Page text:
Ann. Bot. Soc. Zool.-Bot. Fenn. “Vanamo” 19(3): 11. 1944.
Plants loosely cespitose. Culms 15–60 cm, distally finely scabrous. Leaves 3–4 mm wide. Inflorescences: proximal bracts shorter than or exceeding inflorescences; spikes overlapping, distinct, contiguous, short-oblong or cylindric, 5–15 × 3–4.5 mm; lateral 2–3 spikes pistillate; proximal spikes separate, erect, short-pendunculate; distal lateral contiguous or separate, not forming dense terminal cluster, of similar length; terminal spike gynecandrous. Pistillate scales dark-brown to black, margins hyaline, ovate, shorter than and as broad as perigynia, midvein same color as body, inconspicuous. Perigynia ascending, green becoming dark-brown or purple-black, veinless, elliptic, 2–2.5 × 1.25–1.5 mm, frequently serrulate, apex abruptly or gradually beaked, smooth or distal margins sparsely papillose; beak 0.2–0.3 mm, shallowly bidentate, serrulate or smooth. Achenes nearly filling body of perigynia.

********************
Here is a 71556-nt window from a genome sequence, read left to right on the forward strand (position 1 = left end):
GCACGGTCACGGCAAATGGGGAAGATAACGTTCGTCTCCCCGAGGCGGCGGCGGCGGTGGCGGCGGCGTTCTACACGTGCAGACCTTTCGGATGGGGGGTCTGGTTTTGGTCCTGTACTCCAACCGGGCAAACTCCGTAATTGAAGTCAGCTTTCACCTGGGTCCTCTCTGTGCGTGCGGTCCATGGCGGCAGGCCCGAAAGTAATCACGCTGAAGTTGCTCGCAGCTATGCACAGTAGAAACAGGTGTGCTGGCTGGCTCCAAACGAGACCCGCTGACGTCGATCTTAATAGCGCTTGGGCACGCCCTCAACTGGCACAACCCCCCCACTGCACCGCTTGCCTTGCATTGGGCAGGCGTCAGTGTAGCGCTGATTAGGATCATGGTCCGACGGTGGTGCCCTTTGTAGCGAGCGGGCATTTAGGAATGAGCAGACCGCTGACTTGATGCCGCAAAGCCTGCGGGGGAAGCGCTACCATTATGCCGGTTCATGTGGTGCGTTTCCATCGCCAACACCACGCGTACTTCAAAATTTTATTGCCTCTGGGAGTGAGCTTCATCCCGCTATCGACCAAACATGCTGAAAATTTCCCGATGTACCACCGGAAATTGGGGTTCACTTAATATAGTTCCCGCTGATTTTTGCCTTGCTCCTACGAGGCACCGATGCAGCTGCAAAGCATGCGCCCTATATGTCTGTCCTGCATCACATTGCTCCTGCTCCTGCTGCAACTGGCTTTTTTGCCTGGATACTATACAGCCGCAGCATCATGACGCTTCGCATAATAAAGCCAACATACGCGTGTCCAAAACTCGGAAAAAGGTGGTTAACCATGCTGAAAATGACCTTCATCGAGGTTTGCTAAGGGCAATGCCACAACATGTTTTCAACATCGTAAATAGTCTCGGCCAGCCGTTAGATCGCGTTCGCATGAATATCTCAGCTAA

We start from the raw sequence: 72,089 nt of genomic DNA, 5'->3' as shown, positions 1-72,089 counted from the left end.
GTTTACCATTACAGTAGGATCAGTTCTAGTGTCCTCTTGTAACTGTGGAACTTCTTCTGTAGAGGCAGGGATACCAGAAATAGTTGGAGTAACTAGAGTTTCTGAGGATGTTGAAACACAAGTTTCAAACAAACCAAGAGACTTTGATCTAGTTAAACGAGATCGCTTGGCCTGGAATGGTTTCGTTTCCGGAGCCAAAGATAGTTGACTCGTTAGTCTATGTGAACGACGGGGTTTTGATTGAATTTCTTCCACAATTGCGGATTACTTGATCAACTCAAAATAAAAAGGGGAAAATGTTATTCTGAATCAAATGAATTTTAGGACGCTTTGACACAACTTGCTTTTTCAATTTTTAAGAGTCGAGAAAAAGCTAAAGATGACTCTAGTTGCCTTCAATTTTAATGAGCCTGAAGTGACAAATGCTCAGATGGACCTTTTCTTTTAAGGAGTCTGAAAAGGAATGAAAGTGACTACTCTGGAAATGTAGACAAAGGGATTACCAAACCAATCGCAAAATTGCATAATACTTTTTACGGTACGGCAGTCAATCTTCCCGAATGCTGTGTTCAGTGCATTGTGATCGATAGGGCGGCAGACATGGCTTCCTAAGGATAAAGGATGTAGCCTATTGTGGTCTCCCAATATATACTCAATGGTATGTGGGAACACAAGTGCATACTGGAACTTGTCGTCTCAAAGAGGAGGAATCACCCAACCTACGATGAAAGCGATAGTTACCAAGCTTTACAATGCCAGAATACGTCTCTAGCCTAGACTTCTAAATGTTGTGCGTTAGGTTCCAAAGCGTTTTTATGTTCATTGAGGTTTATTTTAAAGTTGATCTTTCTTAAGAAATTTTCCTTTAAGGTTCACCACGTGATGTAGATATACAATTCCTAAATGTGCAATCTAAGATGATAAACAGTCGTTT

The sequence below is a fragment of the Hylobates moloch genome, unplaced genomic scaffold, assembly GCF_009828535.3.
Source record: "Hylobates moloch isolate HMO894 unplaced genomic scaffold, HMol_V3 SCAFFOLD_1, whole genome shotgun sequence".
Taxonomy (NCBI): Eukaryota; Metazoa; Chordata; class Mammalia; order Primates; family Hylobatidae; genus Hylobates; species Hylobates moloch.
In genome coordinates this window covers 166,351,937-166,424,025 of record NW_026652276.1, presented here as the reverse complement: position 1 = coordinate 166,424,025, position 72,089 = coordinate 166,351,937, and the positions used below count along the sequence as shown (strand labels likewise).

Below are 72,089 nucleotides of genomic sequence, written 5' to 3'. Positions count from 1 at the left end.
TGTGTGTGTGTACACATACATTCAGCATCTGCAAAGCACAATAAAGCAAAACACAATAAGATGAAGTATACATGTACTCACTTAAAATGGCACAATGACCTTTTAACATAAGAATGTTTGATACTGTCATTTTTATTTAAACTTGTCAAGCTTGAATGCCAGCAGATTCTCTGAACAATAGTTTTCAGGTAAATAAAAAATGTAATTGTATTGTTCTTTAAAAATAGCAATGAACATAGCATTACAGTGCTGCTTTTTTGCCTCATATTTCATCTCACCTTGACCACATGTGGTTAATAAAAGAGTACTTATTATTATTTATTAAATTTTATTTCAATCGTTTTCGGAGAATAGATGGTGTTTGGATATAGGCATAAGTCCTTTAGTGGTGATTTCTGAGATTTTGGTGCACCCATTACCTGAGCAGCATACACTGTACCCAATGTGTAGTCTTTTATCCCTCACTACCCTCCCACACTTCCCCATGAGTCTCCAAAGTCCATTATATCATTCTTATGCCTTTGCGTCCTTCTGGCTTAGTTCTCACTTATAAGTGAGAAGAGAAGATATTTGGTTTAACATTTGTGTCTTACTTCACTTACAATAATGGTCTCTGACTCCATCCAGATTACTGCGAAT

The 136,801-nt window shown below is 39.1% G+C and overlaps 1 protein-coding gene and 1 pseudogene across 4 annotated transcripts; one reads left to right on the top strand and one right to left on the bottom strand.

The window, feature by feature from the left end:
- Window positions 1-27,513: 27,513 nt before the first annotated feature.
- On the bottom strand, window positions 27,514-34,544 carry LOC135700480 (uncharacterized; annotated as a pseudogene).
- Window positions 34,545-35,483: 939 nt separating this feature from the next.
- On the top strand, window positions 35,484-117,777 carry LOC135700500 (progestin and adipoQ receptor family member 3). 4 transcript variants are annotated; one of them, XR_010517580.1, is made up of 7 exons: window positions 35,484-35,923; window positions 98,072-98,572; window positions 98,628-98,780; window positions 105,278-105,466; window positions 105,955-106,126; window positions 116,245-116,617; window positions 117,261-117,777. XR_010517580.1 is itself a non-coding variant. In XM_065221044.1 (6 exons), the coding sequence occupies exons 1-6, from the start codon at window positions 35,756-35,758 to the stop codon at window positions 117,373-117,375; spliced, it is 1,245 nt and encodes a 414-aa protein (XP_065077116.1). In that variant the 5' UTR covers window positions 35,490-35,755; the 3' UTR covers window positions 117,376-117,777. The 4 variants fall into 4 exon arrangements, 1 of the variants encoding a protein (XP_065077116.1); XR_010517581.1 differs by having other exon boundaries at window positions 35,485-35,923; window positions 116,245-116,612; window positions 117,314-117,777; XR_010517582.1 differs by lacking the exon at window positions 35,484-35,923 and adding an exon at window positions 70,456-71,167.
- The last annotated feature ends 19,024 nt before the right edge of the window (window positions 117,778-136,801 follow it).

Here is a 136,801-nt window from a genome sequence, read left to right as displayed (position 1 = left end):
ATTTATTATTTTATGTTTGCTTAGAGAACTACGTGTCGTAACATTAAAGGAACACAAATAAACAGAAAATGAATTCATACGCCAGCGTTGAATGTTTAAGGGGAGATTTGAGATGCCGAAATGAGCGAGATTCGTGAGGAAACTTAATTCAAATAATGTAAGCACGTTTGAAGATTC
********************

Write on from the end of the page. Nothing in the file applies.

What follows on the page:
Phenology: Fruiting Jun–Aug.
Habitat: Open forests, moist meadows, stream banks, occasionally reaching lower alpine tundra (Colorado)
Elevation: 2400–3500 m
Colo., Idaho, Mont., N.Mex., Utah, Wyo.
The illustration in K. K. Mackenzie (1940) as Carex vahlii is C. stevenii. Although morphologically close to C. norvegica and alternatively treated as a race, C. stevenii is ecologically distinct and geographically distant from C. norvegica.